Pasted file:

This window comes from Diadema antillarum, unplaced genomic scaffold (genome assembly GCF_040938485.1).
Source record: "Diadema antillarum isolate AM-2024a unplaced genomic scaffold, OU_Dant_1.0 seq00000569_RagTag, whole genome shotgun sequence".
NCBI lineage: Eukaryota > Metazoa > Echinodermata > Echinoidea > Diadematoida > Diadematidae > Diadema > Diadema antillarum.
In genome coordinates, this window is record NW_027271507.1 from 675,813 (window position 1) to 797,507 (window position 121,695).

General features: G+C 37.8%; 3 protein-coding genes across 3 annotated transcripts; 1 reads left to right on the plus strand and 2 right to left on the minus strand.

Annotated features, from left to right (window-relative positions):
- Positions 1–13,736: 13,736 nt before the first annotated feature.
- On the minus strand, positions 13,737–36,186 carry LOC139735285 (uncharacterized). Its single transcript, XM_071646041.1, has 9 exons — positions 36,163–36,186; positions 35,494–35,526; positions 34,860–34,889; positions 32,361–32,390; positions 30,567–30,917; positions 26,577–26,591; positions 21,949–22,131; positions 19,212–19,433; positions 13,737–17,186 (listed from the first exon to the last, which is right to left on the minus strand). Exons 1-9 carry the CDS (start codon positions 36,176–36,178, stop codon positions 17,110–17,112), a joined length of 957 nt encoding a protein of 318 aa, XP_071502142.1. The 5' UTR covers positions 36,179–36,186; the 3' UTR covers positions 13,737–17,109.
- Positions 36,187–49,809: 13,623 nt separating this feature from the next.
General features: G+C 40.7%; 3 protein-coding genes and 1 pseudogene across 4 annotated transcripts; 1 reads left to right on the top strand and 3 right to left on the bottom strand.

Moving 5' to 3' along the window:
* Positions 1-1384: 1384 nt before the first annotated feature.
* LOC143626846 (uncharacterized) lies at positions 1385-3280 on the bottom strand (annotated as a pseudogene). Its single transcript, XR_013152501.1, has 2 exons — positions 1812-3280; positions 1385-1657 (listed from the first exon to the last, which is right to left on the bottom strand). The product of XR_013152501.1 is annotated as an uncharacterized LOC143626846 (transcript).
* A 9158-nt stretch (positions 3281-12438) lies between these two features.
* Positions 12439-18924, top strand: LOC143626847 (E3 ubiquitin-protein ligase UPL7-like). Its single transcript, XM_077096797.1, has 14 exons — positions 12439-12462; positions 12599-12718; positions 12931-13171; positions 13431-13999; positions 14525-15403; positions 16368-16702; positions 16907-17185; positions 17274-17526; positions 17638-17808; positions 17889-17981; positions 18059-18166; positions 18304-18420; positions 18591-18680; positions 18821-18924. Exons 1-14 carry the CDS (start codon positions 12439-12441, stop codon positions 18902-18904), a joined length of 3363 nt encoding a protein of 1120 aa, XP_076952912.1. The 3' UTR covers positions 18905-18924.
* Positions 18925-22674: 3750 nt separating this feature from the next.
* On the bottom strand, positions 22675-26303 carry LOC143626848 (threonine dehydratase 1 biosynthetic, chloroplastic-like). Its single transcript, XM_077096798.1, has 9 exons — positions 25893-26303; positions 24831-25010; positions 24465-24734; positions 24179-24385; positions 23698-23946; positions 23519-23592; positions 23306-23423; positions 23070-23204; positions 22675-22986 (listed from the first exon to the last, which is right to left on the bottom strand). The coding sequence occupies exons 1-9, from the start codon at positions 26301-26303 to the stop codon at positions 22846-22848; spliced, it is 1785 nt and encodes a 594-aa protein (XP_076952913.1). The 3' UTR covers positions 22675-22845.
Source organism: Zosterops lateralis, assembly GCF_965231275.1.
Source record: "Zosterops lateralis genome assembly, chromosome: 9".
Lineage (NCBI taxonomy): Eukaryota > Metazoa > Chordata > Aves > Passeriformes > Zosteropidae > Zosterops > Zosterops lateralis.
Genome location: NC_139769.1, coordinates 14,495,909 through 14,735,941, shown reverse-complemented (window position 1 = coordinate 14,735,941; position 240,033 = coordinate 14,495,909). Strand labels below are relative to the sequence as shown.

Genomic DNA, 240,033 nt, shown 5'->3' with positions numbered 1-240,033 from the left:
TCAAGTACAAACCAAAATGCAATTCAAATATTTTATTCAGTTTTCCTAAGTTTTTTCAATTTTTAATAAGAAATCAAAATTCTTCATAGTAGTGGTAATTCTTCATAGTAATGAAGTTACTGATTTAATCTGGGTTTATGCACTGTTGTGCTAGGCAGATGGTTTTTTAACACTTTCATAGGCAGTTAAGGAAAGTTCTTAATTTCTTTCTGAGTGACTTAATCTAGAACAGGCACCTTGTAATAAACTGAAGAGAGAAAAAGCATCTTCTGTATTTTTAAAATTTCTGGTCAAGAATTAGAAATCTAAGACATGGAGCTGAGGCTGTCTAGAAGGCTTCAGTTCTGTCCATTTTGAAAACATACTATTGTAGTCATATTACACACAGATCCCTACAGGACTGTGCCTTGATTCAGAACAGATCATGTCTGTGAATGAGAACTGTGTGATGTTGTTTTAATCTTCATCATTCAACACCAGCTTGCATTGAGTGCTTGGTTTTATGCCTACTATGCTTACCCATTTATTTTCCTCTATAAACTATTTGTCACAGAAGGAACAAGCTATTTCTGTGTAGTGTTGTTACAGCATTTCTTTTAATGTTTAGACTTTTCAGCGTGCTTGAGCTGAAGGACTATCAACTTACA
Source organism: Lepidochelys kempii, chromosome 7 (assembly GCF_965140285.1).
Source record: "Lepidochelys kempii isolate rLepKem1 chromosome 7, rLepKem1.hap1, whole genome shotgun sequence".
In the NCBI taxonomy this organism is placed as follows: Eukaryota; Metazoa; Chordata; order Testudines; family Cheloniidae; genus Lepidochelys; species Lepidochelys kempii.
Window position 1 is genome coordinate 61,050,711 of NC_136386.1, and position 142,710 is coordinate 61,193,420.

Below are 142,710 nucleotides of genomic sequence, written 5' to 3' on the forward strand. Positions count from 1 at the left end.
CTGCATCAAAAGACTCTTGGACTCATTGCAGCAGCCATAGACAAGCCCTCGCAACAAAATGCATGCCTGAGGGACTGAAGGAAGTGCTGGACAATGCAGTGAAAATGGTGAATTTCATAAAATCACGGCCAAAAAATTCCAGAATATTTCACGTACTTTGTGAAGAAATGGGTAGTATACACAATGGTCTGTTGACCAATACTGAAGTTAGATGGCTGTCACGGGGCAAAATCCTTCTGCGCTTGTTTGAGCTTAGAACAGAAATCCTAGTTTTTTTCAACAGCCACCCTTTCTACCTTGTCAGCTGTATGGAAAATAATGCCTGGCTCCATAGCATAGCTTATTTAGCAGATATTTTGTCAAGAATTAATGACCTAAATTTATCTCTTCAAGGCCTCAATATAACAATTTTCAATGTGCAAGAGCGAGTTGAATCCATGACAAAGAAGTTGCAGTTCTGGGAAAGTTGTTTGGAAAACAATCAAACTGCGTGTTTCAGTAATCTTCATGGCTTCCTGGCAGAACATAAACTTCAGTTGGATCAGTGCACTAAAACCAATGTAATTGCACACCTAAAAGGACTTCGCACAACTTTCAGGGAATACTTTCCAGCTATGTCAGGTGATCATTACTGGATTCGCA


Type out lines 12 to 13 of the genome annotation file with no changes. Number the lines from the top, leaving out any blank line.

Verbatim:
* Positions 1-1384: 1384 nt before the first annotated feature.
* LOC143626846 (uncharacterized) lies at positions 1385-3280 on the bottom strand (annotated as a pseudogene). Its single transcript, XR_013152501.1, has 2 exons — positions 1812-3280; positions 1385-1657 (listed from the first exon to the last, which is right to left on the bottom strand). The product of XR_013152501.1 is annotated as an uncharacterized LOC143626846 (transcript).